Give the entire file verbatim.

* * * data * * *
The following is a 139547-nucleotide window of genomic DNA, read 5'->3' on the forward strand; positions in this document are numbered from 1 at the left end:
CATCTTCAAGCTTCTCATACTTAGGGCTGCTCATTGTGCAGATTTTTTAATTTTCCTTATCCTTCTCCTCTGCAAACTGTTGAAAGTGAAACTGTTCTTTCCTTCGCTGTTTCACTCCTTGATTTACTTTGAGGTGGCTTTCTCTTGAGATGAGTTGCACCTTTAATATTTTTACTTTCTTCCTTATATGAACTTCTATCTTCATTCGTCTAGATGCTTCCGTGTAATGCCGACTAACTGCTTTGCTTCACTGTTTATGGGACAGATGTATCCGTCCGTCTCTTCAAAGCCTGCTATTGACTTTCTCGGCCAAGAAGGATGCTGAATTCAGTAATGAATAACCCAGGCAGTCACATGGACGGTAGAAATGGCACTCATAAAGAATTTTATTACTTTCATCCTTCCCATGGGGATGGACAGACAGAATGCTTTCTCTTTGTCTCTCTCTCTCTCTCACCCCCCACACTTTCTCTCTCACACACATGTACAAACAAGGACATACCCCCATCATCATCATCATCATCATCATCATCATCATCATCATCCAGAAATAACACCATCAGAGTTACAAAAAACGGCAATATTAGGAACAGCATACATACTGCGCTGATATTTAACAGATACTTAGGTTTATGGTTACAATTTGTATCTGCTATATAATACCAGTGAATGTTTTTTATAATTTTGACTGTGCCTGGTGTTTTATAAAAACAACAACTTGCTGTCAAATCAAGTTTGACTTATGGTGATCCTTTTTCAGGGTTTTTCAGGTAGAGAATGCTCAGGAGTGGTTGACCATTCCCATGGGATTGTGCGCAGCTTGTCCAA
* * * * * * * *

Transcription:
The following is a 139547-nucleotide window of genomic DNA, read 5'->3' on the forward strand; positions in this document are numbered from 1 at the left end:
CATCTTCAAGCTTCTCATACTTAGGGCTGCTCATTGTGCAGATTTTTTAATTTTCCTTATCCTTCTCCTCTGCAAACTGTTGAAAGTGAAACTGTTCTTTCCTTCGCTGTTTCACTCCTTGATTTACTTTGAGGTGGCTTTCTCTTGAGATGAGTTGCACCTTTAATATTTTTACTTTCTTCCTTATATGAACTTCTATCTTCATTCGTCTAGATGCTTCCGTGTAATGCCGACTAACTGCTTTGCTTCACTGTTTATGGGACAGATGTATCCGTCCGTCTCTTCAAAGCCTGCTATTGACTTTCTCGGCCAAGAAGGATGCTGAATTCAGTAATGAATAACCCAGGCAGTCACATGGACGGTAGAAATGGCACTCATAAAGAATTTTATTACTTTCATCCTTCCCATGGGGATGGACAGACAGAATGCTTTCTCTTTGTCTCTCTCTCTCTCTCACCCCCCACACTTTCTCTCTCACACACATGTACAAACAAGGACATACCCCCATCATCATCATCATCATCATCATCATCATCATCATCATCCAGAAATAACACCATCAGAGTTACAAAAAACGGCAATATTAGGAACAGCATACATACTGCGCTGATATTTAACAGATACTTAGGTTTATGGTTACAATTTGTATCTGCTATATAATACCAGTGAATGTTTTTTATAATTTTGACTGTGCCTGGTGTTTTATAAAAACAACAACTTGCTGTCAAATCAAGTTTGACTTATGGTGATCCTTTTTCAGGGTTTTTCAGGTAGAGAATGCTCAGGAGTGGTTGACCATTCCCATGGGATTGTGCGCAGCTTGTCCAA